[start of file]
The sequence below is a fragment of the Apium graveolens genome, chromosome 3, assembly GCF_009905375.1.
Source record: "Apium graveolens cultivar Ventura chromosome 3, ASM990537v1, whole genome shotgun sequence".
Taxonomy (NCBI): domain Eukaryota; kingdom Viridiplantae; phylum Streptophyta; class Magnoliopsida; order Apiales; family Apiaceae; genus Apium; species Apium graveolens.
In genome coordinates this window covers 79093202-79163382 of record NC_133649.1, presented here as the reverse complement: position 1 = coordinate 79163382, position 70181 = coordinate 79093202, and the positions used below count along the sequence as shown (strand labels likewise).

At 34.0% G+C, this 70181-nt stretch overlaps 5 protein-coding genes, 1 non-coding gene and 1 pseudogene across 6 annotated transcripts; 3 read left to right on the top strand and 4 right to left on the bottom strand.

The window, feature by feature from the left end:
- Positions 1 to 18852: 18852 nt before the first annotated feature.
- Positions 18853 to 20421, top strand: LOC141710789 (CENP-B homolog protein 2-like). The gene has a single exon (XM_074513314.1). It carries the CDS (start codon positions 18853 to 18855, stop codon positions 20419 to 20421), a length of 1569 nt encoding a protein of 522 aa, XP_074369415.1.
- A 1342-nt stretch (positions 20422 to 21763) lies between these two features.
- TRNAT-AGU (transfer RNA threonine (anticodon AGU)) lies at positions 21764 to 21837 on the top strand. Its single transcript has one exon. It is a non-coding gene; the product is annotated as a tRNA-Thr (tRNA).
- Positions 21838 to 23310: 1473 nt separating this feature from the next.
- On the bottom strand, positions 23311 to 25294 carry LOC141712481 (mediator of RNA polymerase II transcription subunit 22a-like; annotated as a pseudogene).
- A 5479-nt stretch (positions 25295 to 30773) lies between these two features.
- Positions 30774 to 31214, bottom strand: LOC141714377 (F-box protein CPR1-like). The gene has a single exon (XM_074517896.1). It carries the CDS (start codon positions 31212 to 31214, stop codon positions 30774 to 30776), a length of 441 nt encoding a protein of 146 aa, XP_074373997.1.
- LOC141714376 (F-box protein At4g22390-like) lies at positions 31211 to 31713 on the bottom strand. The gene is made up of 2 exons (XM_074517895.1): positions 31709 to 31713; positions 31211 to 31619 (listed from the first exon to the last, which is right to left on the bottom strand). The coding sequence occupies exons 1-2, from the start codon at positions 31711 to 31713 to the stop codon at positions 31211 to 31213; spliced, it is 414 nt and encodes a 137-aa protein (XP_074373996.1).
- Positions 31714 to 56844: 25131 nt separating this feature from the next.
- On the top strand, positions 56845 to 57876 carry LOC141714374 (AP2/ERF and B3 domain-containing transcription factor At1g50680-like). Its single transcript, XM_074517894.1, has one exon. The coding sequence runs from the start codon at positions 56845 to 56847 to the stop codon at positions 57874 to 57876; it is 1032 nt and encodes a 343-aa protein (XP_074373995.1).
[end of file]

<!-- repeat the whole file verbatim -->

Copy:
The sequence below is a fragment of the Apium graveolens genome, chromosome 3, assembly GCF_009905375.1.
Source record: "Apium graveolens cultivar Ventura chromosome 3, ASM990537v1, whole genome shotgun sequence".
Taxonomy (NCBI): domain Eukaryota; kingdom Viridiplantae; phylum Streptophyta; class Magnoliopsida; order Apiales; family Apiaceae; genus Apium; species Apium graveolens.
In genome coordinates this window covers 79093202-79163382 of record NC_133649.1, presented here as the reverse complement: position 1 = coordinate 79163382, position 70181 = coordinate 79093202, and the positions used below count along the sequence as shown (strand labels likewise).

At 34.0% G+C, this 70181-nt stretch overlaps 5 protein-coding genes, 1 non-coding gene and 1 pseudogene across 6 annotated transcripts; 3 read left to right on the top strand and 4 right to left on the bottom strand.

The window, feature by feature from the left end:
- Positions 1 to 18852: 18852 nt before the first annotated feature.
- Positions 18853 to 20421, top strand: LOC141710789 (CENP-B homolog protein 2-like). The gene has a single exon (XM_074513314.1). It carries the CDS (start codon positions 18853 to 18855, stop codon positions 20419 to 20421), a length of 1569 nt encoding a protein of 522 aa, XP_074369415.1.
- A 1342-nt stretch (positions 20422 to 21763) lies between these two features.
- TRNAT-AGU (transfer RNA threonine (anticodon AGU)) lies at positions 21764 to 21837 on the top strand. Its single transcript has one exon. It is a non-coding gene; the product is annotated as a tRNA-Thr (tRNA).
- Positions 21838 to 23310: 1473 nt separating this feature from the next.
- On the bottom strand, positions 23311 to 25294 carry LOC141712481 (mediator of RNA polymerase II transcription subunit 22a-like; annotated as a pseudogene).
- A 5479-nt stretch (positions 25295 to 30773) lies between these two features.
- Positions 30774 to 31214, bottom strand: LOC141714377 (F-box protein CPR1-like). The gene has a single exon (XM_074517896.1). It carries the CDS (start codon positions 31212 to 31214, stop codon positions 30774 to 30776), a length of 441 nt encoding a protein of 146 aa, XP_074373997.1.
- LOC141714376 (F-box protein At4g22390-like) lies at positions 31211 to 31713 on the bottom strand. The gene is made up of 2 exons (XM_074517895.1): positions 31709 to 31713; positions 31211 to 31619 (listed from the first exon to the last, which is right to left on the bottom strand). The coding sequence occupies exons 1-2, from the start codon at positions 31711 to 31713 to the stop codon at positions 31211 to 31213; spliced, it is 414 nt and encodes a 137-aa protein (XP_074373996.1).
- Positions 31714 to 56844: 25131 nt separating this feature from the next.
- On the top strand, positions 56845 to 57876 carry LOC141714374 (AP2/ERF and B3 domain-containing transcription factor At1g50680-like). Its single transcript, XM_074517894.1, has one exon. The coding sequence runs from the start codon at positions 56845 to 56847 to the stop codon at positions 57874 to 57876; it is 1032 nt and encodes a 343-aa protein (XP_074373995.1).